• A host machine (e.g., computer or server) is typically enabled to simultaneously run one or more virtual machines, where each virtual machine may be used by a local or remote client. The host machine allocates a certain amount of execution time from the host's physical processors to each of the virtual processors. Each virtual machine may use the allocated resources to execute applications, including operating systems known as guest operating systems.
  • Virtual machines often communicate with other computing devices, whether physical or virtual. When communicating with such other devices, standard networking protocols are often used. Thus, a virtual machine will transmit data packets to other devices. The hypervisor that is managing the virtual machine often has many network devices available from which to transmit a data packet. For example, the hypervisor may have multiple physical network devices or virtual network devices available. The hypervisor generally uses its own load balancing functions to determine which network devices are to be used to transmit a particular packet on behalf of a virtual machine. It is desirable to improve the manner in which such packets are transmitted to the appropriate destination.
  • SUMMARY
  • A method performed by a physical computing system includes, with a hypervisor, receiving a first packet from a virtual machine managed by the hypervisor, the first packet for transmission to a destination, the first packet including a first queue identifier, selecting a first transmission queue from a plurality of available transmission queues to transmit the first packet, the first transmission queue being based on the first queue identifier, receiving a second packet from the virtual machine, the second packet for transmission to the destination, the second packet including a second queue identifier, and selecting a second transmission queue from the plurality of available transmission queues to transmit the second packet, the second transmission queue being based on the second queue identifier.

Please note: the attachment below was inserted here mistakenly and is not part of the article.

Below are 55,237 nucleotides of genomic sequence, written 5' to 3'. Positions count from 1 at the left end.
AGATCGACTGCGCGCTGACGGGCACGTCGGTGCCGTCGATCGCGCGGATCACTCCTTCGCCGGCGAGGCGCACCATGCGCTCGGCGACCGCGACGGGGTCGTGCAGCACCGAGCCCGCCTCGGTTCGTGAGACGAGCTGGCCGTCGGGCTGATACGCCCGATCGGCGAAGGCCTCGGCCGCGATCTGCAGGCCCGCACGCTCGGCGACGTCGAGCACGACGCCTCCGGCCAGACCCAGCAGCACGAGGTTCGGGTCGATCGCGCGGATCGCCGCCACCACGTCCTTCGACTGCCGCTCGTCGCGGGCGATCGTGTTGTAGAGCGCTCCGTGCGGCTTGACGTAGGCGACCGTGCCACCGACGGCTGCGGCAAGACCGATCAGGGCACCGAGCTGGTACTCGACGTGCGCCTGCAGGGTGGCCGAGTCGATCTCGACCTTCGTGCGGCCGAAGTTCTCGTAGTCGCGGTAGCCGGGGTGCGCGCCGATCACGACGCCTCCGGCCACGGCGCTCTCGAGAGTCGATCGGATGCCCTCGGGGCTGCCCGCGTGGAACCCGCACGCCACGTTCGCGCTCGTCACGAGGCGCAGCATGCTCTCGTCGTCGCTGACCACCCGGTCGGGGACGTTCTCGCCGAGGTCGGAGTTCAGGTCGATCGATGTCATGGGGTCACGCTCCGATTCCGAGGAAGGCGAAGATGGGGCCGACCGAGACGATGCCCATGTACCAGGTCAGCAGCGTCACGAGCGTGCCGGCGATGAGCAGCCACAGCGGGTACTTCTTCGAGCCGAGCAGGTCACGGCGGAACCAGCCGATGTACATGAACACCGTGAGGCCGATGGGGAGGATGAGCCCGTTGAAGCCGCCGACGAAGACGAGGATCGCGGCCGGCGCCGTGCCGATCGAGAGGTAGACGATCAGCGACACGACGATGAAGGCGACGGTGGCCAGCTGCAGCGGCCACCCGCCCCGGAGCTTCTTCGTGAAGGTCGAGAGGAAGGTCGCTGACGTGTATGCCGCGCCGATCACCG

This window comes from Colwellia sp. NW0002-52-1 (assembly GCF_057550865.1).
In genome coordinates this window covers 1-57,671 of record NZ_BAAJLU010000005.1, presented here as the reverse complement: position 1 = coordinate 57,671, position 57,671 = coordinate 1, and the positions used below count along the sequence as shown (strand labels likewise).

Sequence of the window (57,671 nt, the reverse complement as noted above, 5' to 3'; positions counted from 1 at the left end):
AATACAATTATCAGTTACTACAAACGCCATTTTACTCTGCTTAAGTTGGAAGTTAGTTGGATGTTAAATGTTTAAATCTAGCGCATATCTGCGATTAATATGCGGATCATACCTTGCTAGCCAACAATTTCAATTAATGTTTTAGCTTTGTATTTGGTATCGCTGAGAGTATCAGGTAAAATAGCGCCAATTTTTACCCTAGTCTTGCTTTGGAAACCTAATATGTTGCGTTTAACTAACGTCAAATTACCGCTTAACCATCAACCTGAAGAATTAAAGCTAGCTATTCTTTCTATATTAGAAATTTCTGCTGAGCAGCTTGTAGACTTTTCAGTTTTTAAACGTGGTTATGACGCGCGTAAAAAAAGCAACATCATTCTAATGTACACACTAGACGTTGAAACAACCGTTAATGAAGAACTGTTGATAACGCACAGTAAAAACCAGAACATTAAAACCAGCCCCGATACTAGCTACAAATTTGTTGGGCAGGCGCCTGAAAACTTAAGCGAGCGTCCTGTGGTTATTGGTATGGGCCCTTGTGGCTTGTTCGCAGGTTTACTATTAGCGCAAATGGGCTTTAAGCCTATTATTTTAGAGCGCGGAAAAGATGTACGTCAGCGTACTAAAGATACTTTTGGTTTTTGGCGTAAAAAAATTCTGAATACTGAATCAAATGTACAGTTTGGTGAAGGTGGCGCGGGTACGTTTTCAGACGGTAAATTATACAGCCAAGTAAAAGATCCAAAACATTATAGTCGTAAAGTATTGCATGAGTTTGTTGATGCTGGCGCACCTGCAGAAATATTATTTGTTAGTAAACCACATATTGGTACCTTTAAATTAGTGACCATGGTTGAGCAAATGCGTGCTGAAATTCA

• A computing system includes a processor and a memory comprising machine readable instructions that when executed by the processor, cause the system to: run a hypervisor, receive a plurality of packets for transmission to a destination, each of the plurality of packets comprising a queue identifier, and select one of a plurality of transmission queues to transmit the packets based on each packet's queue identifier. The plurality of packets have different queue identifiers and are transmitted over different transmission queues to the destination.
  • A method performed by a virtual machine running on a physical computing system includes sending to a hypervisor, a first packet for transmission to a destination, the first packet including a first queue identifier, the first queue identifier indicating on which of a plurality of transmission queues the hypervisor is to transmit the first packet. The method further includes sending to the hypervisor, a second packet for transmission to the destination, the second packet including a second queue identifier, the second queue identifier indicating on which of a plurality of transmission queues the hypervisor is to transmit the second packet, the second packet to be transmitted to the destination on a different transmission queue than the first packet.
  • BRIEF DESCRIPTION OF THE DRAWINGS
  • FIG. 1 is a diagram showing an illustrative host system running a plurality of virtual machines, according to one example of principles described herein.
  • FIG. 2 is a flowchart showing an illustrative method for guest-influenced packet transmission, according to one example of principles described herein.
  • FIG. 3 is diagram showing illustrative multiple physical network devices and multiple virtual network devices available for transmitting a packet, according to one example of principles described herein.
  • FIG. 4 is a diagram showing an illustrative network device having multiple queues, according to one example of principles described herein.
  • FIG. 5 is a diagram showing illustrative components of a packet sent from a virtual machine to a hypervisor, according to one example of principles described herein.